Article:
Italy is well known for it’s salumi, cured meats. We find a great variety; from the muscle used to make it, the seasoning, whether it’s smoked or just air-dried, also if it’s pressed or spreadable. There is also a variety of meats, animals, used as it has to do with not wasting, and using everything at hand.
The main purpose of making salumi is for conservation reasons; once an animal is killed, some parts are consumed fresh (and fast) and the rest is transformed for later use. Though the majority of known salumi are pork products, the prosciutti, pancette, salsicce and sopresse, the products made are also a reflection of what animals are available in the area. Again and always, “niente se butta mai!” (nothing goes to waste, ever!)
I am a big fan of bresaola della Valtellina, which is a salted and dried beef salume from Lombardia, and easily found overseas. Bresaola can also be made with horsemeat, venison, or pork. The bresaola della Valtellina IGP is made from beef.
Visiting the region of Friuli-Venezia-Giulia, known for it’s buttery prosciutto San Daniele, I had the opportunity to taste an array of salumi, made from different meats! Goose is a traditional meat in the region and is served in different ways ( though rarely seen on menus). Salume d’oca (cured goose) is a versatile, cured meat as the external layer of fat can be seasoned as one wishes., transferring flavours to the meat. A traditional product of the region is pitinia. Pitinia is a type of salume made from roe deer (found especially in the mountain side of the Dolomites), though it can also be made from other game meats, sheep, goat or deer, whichever is available. I have tasted sheep pitinia, roe deer, goose, as well as deer and enjoyed all! It’s a shame that these products are of very small production and rarely, if ever, put in the forefront by chefs and specialty stores as they are a great addition or component to a dish, as seen below, and are worth knowing.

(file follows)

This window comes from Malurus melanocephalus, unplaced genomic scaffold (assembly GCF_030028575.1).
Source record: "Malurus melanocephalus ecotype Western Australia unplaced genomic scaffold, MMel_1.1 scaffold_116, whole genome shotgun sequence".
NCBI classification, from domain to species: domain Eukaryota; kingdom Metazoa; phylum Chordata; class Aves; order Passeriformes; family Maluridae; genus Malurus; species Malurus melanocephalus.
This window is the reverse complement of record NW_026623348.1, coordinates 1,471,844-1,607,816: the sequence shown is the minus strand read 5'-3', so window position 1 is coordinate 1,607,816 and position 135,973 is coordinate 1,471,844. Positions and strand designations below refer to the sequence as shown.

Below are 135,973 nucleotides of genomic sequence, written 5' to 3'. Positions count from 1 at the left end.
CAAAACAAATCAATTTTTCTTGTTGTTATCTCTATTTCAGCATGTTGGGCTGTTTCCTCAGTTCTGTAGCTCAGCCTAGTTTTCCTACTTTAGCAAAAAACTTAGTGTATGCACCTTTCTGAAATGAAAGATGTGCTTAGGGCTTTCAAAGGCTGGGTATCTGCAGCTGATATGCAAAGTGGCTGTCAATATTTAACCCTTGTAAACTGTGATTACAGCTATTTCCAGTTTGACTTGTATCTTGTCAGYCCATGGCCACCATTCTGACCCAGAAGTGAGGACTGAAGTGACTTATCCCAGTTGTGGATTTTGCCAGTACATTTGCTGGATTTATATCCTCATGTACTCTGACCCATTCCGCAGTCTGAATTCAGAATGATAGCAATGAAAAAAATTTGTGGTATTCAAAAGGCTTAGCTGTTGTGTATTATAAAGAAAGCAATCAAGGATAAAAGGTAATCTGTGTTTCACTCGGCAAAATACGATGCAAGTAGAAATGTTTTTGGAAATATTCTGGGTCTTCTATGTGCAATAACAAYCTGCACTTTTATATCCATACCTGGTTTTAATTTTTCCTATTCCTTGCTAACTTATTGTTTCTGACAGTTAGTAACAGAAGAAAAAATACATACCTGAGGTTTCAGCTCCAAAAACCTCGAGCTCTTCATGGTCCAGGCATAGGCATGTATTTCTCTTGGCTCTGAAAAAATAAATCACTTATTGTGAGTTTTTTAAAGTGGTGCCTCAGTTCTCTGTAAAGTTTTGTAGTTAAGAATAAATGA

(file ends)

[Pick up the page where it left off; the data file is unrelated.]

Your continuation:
In Bari, Puglia, a small monthly farmers’ market features a sheep producer who makes a delicious salsiccia di capra. I also found a butcher who sells salsiccia d’asino (donkey meat sausage), something I first ate a few years back when I was in Alba, Piemonte.
Piemonte is a known gastronomical region, for its wines, vitello tonnato, agnolotti del plin, and of course, tartufo bianco d’Alba! This town has great food shops. I found, while walking its streets, a butcher specializing in horsemeat and donkey meat, with different types of salumi made from those meats. There is also a shop with products from buffalo, so all kinds of cheeses (from mozzarella to a castelmagno-type they call castelblu) and buffalo-meat products, from fresh to smoked and salami di buffalo ( most are sous-vide). By the way there is another Moris shop in Torino, to my great delight!
All these great products showcase the variety produced at the local levels, across the country. They are mostly small productions, therefore, more difficult to export or have a greater reach, however it would be nice to see more restaurants and chefs introducing these products in their menus and showcase these small producers’ rarer, lesser known products. I hope to find more next time!